I love healthcare and I love business challenges. What we are doing at Circulation is challenging, unpredictable and extremely rewarding. My life outside of Circulation is equally rewarding but perhaps more simple. I have a husband and two younger children. When I am not at Circulation, I am with them. Raising children throws many curve balls. It also forces you to be diligent around prioritizing time and efforts. Being a mom has made me a better entrepreneur without question. I am also very fortunate that my family understands my love for Circulation and supports my endeavors 100 percent.

9. Who is your biggest inspiration?

Honestly, I don’t subscribe or follow an individual man or woman as a role model. I do find that I am a mosaic of many influences of people and beliefs. I have great friends, family and colleagues who influence me. I value individuals that are passionate and that lead by example. I also have a lot of respect for those who recognize that one person will never serve all needs and can piece together the strengths of many to create a greater whole.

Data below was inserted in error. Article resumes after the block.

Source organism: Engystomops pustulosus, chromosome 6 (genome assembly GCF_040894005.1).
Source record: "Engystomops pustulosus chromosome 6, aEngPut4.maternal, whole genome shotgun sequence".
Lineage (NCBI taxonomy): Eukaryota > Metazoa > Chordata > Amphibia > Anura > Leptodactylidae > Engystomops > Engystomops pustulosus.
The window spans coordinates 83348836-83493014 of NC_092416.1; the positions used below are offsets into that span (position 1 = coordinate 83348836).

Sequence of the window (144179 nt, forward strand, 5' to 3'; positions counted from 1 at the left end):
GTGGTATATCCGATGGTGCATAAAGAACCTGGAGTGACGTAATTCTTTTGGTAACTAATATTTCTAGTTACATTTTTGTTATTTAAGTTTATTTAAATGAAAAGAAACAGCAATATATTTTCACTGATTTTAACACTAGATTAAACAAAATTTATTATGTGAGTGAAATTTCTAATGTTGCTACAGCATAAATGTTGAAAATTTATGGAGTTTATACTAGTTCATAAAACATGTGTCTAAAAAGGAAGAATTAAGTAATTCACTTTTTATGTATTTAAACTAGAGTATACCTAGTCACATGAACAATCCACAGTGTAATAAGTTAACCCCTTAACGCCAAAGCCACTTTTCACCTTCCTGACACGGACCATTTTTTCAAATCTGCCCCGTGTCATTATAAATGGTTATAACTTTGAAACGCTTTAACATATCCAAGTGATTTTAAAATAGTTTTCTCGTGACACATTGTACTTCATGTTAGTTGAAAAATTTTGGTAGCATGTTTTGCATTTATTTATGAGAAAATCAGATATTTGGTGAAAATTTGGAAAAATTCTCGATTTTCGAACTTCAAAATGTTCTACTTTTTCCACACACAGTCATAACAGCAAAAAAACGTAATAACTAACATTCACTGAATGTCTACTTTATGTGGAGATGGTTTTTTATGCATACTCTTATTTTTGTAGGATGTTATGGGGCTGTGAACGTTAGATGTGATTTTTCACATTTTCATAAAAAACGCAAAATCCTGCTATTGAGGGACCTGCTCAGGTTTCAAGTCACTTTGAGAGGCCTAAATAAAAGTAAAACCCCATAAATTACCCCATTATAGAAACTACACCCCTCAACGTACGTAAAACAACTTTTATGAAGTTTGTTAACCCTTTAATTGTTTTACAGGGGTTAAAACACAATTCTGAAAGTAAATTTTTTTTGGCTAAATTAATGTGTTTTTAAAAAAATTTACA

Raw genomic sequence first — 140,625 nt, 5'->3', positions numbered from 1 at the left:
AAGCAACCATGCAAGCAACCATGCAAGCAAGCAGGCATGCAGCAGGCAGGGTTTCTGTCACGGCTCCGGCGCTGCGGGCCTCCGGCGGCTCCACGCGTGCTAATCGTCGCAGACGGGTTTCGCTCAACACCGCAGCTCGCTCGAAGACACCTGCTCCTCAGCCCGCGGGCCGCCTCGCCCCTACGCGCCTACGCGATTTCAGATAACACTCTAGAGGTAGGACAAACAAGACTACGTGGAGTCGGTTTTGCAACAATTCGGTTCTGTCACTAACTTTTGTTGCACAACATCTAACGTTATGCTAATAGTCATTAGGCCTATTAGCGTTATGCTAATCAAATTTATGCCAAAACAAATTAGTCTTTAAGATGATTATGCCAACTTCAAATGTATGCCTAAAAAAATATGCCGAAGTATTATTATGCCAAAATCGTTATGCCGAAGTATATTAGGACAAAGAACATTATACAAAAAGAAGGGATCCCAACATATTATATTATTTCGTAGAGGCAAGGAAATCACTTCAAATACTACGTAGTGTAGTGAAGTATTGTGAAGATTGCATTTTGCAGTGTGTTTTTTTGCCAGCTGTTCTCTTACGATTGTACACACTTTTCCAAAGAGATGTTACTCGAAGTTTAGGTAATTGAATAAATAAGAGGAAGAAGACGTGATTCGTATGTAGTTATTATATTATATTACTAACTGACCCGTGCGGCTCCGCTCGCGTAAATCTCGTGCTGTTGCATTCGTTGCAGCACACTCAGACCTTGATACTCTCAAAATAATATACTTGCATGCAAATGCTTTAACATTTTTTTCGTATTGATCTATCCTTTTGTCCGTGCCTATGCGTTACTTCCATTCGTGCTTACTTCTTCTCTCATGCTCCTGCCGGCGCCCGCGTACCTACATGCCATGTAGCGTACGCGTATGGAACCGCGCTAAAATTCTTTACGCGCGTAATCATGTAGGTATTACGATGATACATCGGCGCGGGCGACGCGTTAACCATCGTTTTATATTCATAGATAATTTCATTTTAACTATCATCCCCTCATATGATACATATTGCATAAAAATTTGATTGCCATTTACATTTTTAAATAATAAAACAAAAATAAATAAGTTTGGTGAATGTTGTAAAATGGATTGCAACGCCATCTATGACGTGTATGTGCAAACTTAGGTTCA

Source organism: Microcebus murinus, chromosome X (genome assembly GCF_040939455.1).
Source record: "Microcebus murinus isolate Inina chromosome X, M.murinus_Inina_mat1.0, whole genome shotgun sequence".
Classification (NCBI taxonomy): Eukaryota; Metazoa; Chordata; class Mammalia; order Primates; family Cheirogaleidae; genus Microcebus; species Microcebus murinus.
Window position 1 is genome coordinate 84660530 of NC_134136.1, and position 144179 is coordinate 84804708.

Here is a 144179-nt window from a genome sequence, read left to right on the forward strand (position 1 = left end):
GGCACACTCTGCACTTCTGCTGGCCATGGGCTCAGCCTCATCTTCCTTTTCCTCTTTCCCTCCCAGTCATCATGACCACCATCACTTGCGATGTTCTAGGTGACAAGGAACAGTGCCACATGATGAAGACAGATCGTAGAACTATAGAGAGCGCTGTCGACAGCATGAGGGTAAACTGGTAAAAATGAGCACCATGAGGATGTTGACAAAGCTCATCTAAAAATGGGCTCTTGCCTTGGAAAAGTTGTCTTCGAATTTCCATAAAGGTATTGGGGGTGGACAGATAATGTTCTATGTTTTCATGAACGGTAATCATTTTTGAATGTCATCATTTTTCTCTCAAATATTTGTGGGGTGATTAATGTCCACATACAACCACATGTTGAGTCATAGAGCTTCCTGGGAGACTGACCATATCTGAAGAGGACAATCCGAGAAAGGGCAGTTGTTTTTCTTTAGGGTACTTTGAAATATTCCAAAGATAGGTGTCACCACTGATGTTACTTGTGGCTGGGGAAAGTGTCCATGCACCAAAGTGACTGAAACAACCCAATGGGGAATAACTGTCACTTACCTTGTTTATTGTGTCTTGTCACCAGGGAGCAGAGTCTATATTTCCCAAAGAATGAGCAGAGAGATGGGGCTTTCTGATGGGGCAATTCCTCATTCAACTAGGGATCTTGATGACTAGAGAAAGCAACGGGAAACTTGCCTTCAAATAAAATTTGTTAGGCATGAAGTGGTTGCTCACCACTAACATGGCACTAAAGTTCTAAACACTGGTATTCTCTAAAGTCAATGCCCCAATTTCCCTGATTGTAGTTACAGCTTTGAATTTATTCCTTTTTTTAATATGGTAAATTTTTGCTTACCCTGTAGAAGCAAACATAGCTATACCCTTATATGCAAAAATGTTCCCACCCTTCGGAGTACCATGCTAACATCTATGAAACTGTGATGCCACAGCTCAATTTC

10. We know you just closed an exciting $10M funding deal, how do you feel about that?

We do need the capital to help us accelerate our impact. We have huge plans for expansion and growth throughout the U.S. We already serve over 60 clients, across 1,000 top-tier hospitals, clinics, community centers and other health facilities. We continue to prove that Circulation can significantly increase patient satisfaction rates while simultaneously cutting ride costs by up to 70 percent – a clear benefit for our healthcare clients and their populations served. This success continues to create greater and greater demand in the markets we serve and we already have line of sight to hundreds of more clients.

"I love healthcare and I love business challenges. What we are doing at Circulation is challenging, unpredictable and extremely rewarding"